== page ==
The stowaway problem: definition, example, solutions

  • The free rider problem is an economic concept of market failure that occurs when people benefit from a shared resource without having to contribute to it.
  • Private companies generally cannot profit from the provision of public goods, so they are usually provided by the government and paid for with taxpayers’ money.
  • Solutions to free rider problems vary depending on how you expect consumers to behave.
  • Read more stories from Personal Finance Insider.

There are things in life you don’t have to pay for. But that doesn’t necessarily mean they’re free, it just means the cost isn’t on you. If you can consume something – be it music on the street or in a communal park – without having to pay, that makes you a stowaway.

When too many free riders consume a shared resource, it becomes difficult to maintain that resource, which is known as the free rider problem.

What is the stowaway problem?

In economics, goods are defined by two characteristics: exclusivity and rivalry. Exclusivity means that once the good is provided, you can prevent people from using it even if they haven’t paid to use it. Rivalry means that the consumption of a good by one person means that another person cannot consume that good, or that his own use is diminished.

The free rider problem is a market failure that occurs when a good is nonrival and nonexcludable, also known as the public good. Once a public good is established, “the benefits are all privatized, the costs are all socialized,” says Tarun Kushwaha, professor of marketing at George Mason University. In other words, people can consume the good without having to pay their fair share in its upkeep.

Because of the free rider problem, the costs of maintaining a public good far exceed the profits they could make, discouraging private companies from producing them in the open market. It is generally the government’s responsibility to provide these goods, such as national defense or transport infrastructure. These public goods can avoid the free rider problem because, technically, you are paying the government to provide these services – through taxes.

However, in small-scale scenarios where a community is trying to provide a public good, it can be difficult to defeat free riders.

How to Solve the Free Rider Problem

The free rider problem is a common discussion for a reason: it’s hard to find a solution that keeps something nonexclusive. “We’ve always tried to design systems to solve this problem, but it’s not easy,” says Kushwaha.

Interestingly, the solutions vary depending on how you expect consumers to behave, or in other words, whether you think people are selfish or altruistic.

Privatize public assets: In an economic view where people are intrinsically self-interested, you cannot rely on consumers contributing to a public good. If you believe that, Kushwaha says, “you can never have a completely free public good that is sustainable into the future forever. It will eventually fail,” he says.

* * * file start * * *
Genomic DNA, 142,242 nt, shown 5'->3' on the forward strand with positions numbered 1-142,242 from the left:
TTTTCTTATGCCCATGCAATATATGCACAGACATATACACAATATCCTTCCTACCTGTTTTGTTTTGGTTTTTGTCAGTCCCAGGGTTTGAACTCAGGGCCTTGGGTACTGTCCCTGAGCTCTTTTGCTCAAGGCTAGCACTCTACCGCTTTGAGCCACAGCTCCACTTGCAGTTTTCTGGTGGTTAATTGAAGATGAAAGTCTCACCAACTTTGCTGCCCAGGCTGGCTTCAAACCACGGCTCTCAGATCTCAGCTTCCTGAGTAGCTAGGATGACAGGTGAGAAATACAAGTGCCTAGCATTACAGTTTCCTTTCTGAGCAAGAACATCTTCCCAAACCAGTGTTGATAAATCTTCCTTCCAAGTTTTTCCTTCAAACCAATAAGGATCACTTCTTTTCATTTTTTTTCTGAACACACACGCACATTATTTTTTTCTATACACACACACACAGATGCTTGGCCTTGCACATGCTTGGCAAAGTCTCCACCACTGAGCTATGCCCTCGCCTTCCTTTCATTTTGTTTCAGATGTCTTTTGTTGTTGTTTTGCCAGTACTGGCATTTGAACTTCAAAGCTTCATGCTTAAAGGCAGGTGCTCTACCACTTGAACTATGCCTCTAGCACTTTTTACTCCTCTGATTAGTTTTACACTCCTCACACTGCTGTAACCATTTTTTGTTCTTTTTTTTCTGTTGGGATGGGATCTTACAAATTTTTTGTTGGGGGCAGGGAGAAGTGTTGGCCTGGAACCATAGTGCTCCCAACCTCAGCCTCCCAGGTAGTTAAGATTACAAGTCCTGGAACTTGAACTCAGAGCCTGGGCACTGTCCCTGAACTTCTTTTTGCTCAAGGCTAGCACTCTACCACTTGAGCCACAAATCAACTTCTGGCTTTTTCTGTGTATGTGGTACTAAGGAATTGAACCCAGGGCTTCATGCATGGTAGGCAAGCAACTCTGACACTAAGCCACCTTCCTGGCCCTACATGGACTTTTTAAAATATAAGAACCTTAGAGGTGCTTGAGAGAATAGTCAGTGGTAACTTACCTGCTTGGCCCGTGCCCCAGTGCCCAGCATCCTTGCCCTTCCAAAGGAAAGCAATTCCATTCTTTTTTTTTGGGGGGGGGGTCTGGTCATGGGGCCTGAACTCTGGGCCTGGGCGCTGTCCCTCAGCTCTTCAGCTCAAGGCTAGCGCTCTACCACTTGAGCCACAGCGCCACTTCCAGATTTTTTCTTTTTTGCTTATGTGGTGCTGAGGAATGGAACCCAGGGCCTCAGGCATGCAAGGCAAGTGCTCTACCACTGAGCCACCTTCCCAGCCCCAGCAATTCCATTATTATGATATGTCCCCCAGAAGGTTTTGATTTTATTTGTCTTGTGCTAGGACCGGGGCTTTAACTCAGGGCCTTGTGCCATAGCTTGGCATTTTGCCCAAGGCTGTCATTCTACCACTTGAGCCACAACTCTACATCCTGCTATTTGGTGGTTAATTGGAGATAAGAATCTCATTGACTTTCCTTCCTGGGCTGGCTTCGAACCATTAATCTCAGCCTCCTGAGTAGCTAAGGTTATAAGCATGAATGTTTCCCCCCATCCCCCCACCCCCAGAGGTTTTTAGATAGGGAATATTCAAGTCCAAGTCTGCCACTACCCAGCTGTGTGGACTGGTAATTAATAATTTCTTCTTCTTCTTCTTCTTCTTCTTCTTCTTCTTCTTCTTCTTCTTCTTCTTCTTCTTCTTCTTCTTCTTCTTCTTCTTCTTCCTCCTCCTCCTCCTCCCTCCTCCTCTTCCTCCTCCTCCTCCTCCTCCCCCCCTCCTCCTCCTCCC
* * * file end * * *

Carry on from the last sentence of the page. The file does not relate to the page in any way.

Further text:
One solution would be to privatize the public good and make it exclusive or get rid of it entirely. For example, some closed parks are only accessible to nearby residents. In our sidewalk situation, a homeowners association could simply abandon the project and implement requirements for homeowners to maintain the section of sidewalk in front of their home.

Call for altruism: In most economic models, we assume that consumers are rational, which means that they will make choices based on what is most beneficial to them. While this assumption facilitates larger scale economic theory, it is not necessarily true in practice. People are not always rational as economics assumes, which offers a way to combat the free rider problem.

Instead of removing the choice of whether or not to contribute to a public good, this approach encourages people to contribute because it’s the right thing to do. In our sidewalk example, that could mean contributing to the sidewalk fund for no other reason than you feel obligated to as a member of the community.

Encourage contributions: Offering an incentive to contribute to a public good falls somewhere between this spectrum of human behavior. An incentive gives potential free riders a reason to contribute even though they might otherwise benefit from a public good.

These incentives do not necessarily need to have a monetary value. Instead, they can be symbolic. Going back to our sidewalk example, incentives could be offered in the form of your name on a plaque if you donate a certain amount. “You can basically signal to your company, to your peers, that ‘Hey look, I’m contributing to this great cause,'” Kushwaha says.

Earnest L. Veasey